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Activity Plan- Emotion Spoons

This activity is created with emotional development in mind and is suitable for children over 12 months. It has the multiple benefits of being easy to create and linking to many areas of the EYFS framework and Development Matters. Just a few items are needed to make this activity which can also be altered depending on what resources might be available.

Follow our simple step-by-step guide to have a go at this activity today:

What you will need:

  • 8 Wooden spoons
  • Permanent marker (sharpie)
  • Paint (acrylic)

Preparing the activity:

  1. Establish 8 emotions for children to explore, for example: happy, sad, angry, tired, shy, excited, surprised, worried. Fewer can be used if insufficient spoons are available.
  2. Write one emotion on the back of each spoon.
  3. On the other side paint in a preferred colour, lighter colours such as yellow make for images that are easier to see. Acrylic paint is best to use.
  4. Once the paint is dry, draw a simple face on the spoon to represent the emotion written on the back. Eyes, mouths and eyebrows make for the most expressive portrayals, keep it as basic as possible.

Doing the activity:

Ask the children to sit in a circle and place the spoons on the floor, face-down in front of you. One at a time pick up a spoon and show it to the children so they can see the expression. Ask them what emotion/feeling they think it is. Pass the spoon around so all the children can have a proper look at it, making it more interactive.

Once they have guessed the correct emotion, show the word on the back, sounding it out together. Then ask if they can make the same face, for example “can you all show me your happy faces?”. This is a great opportunity for taking photos!

Ask the children what makes them feel this way. They might say they feel happy when they go to the park, or they feel angry if someone snatches a toy. Support the children to give honest answers, there is no right or wrong here.

Continue by talking about coping strategies, for example “what can we do when we feel worried?”. Give time for the children to think about their answers and support them by explaining appropriate solutions, such as “talking to someone about our worries can help us to feel better”.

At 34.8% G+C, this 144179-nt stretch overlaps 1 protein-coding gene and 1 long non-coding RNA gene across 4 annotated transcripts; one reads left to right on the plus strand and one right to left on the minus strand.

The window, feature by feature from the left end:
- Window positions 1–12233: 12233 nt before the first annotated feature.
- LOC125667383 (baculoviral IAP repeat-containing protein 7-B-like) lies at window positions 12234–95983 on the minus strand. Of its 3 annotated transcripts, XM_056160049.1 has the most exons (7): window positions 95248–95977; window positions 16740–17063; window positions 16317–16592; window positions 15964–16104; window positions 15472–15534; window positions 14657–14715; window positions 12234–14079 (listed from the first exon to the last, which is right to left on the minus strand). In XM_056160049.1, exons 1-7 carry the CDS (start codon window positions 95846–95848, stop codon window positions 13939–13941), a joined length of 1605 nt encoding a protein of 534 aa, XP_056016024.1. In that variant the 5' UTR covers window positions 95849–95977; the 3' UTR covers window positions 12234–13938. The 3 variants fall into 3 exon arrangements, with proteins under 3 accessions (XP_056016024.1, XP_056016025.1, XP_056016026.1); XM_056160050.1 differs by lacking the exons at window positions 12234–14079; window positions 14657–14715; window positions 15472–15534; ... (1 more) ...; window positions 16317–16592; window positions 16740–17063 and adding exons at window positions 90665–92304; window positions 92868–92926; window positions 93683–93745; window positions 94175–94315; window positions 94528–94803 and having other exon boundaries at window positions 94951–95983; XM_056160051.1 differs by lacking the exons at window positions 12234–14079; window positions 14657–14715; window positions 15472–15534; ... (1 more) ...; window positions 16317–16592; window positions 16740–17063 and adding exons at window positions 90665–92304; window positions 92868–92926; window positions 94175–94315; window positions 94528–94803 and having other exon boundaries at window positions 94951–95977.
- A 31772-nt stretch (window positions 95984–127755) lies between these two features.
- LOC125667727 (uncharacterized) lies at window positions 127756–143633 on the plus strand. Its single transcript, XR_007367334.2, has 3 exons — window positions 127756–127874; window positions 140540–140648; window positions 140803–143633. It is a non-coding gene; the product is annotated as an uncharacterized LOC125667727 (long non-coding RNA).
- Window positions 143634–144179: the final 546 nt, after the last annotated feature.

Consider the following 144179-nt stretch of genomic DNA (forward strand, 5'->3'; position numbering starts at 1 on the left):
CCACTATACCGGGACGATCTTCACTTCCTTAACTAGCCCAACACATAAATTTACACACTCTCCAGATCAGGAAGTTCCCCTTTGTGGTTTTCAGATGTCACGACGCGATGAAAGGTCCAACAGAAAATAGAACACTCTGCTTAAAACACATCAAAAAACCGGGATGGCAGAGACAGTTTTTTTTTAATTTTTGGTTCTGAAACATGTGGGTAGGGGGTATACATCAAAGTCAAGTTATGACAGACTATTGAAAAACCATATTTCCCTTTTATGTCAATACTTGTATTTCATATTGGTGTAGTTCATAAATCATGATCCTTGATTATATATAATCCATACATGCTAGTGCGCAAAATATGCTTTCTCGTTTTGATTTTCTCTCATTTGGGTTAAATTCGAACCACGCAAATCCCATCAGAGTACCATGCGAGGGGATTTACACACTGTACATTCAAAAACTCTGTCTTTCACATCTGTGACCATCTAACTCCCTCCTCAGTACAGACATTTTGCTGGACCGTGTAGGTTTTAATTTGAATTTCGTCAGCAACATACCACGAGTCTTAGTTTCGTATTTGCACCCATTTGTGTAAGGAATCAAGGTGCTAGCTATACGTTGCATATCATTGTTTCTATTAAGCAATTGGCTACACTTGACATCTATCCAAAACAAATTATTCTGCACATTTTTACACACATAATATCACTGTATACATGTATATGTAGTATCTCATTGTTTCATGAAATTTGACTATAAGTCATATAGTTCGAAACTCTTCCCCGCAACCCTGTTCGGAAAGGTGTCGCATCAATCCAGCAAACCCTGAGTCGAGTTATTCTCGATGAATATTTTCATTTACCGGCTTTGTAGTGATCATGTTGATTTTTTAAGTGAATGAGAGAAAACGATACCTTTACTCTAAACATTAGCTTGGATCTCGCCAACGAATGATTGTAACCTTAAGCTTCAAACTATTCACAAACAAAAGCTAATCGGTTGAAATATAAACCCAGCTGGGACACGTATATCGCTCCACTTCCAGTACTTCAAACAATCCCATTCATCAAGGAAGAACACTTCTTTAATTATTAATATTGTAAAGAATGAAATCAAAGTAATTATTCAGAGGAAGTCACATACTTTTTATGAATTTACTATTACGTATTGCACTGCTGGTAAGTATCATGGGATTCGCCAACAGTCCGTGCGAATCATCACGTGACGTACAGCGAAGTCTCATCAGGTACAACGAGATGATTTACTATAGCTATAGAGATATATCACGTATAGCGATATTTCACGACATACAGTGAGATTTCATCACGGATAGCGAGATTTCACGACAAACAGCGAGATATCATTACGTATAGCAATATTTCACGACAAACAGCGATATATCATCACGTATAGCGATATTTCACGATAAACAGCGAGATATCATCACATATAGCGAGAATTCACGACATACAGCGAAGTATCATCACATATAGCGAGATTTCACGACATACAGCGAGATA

For younger children with little or no speech, focus on inviting them to interact with the spoons and seeing if they can replicate the expressions. Practitioners can also get involved in making funny faces to help engage the children.

Allow each child to have their turn, and if an extended activity is needed, child-friendly mirrors can be brought in, developing self-awareness.

Photographer: Andrew Coop | Source: Unsplash

Tracking the activity:

8-20 months

Communication and Language: Listening and attention- Pays attention to dominant stimulus – easily distracted by noises or other people talking

Communication and Language: Understanding- Developing the ability to follow others’ body language, including pointing and gesture

Communication and Language: Speaking- Uses single words (happy, sad, yes, no)

16-26 months

Personal, Social and Emotional Development: Managing feelings and behaviour- Is aware of others’ feelings, for example, looks concerned if hears crying or looks excited if hears a familiar happy voice

Communication and Language: Understanding- Understands simple sentences (e.g. ‘Throw the ball.’)

22-36 months

Personal, Social and Emotional Development: Self-confidence and self-awareness- expresses own preferences and interests

Personal, Social and Emotional Development: Managing feelings and behaviour- Can express their own feelings such as sad, happy, cross, scared, worried

Communication and Language: Listening and attention- Single channelled attention. Can shift to a different task if attention fully obtained – using child’s name helps focus

Photographer: Austin Pacheco | Source: Unsplash

30-50 months

Personal, Social and Emotional Development: Managing feelings and behaviour- Aware of own feelings, and knows that some actions and words can hurt others’ feelings

Personal, Social and Emotional Development: Managing feelings and behaviour- Begins to accept the needs of others and can take turns and share resources, sometimes with support from others

Communication and Language: Listening and attention- Listens to others one to one or in small groups, when conversation interests them

Communication and Language: Understanding- Beginning to understand ‘why’ and ‘how’ questions

Communication and Language: Speaking- Uses language as a powerful means of widening contacts, sharing feelings, experiences and thoughts.

40-60 months

Personal, Social and Emotional Development: Managing feelings and behaviour- Aware of the boundaries set, and of behavioural expectations in the setting

Communication and Language: Listening and attention- Maintains attention, concentrates and sits quietly during appropriate activity

Communication and Language: Understanding- Listens and responds to ideas expressed by others in conversation or discussion.